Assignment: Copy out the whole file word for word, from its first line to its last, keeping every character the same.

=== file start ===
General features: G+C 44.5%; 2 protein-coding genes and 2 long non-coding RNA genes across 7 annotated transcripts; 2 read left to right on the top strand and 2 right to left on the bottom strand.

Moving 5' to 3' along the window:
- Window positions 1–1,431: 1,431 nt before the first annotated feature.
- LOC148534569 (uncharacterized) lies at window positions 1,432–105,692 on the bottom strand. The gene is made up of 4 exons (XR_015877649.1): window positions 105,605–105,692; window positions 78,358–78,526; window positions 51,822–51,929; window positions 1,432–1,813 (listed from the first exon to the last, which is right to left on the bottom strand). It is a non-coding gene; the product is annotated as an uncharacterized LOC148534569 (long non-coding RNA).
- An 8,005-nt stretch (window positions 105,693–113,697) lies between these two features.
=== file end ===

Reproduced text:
General features: G+C 44.5%; 2 protein-coding genes and 2 long non-coding RNA genes across 7 annotated transcripts; 2 read left to right on the top strand and 2 right to left on the bottom strand.

Moving 5' to 3' along the window:
- Window positions 1–1,431: 1,431 nt before the first annotated feature.
- LOC148534569 (uncharacterized) lies at window positions 1,432–105,692 on the bottom strand. The gene is made up of 4 exons (XR_015877649.1): window positions 105,605–105,692; window positions 78,358–78,526; window positions 51,822–51,929; window positions 1,432–1,813 (listed from the first exon to the last, which is right to left on the bottom strand). It is a non-coding gene; the product is annotated as an uncharacterized LOC148534569 (long non-coding RNA).
- An 8,005-nt stretch (window positions 105,693–113,697) lies between these two features.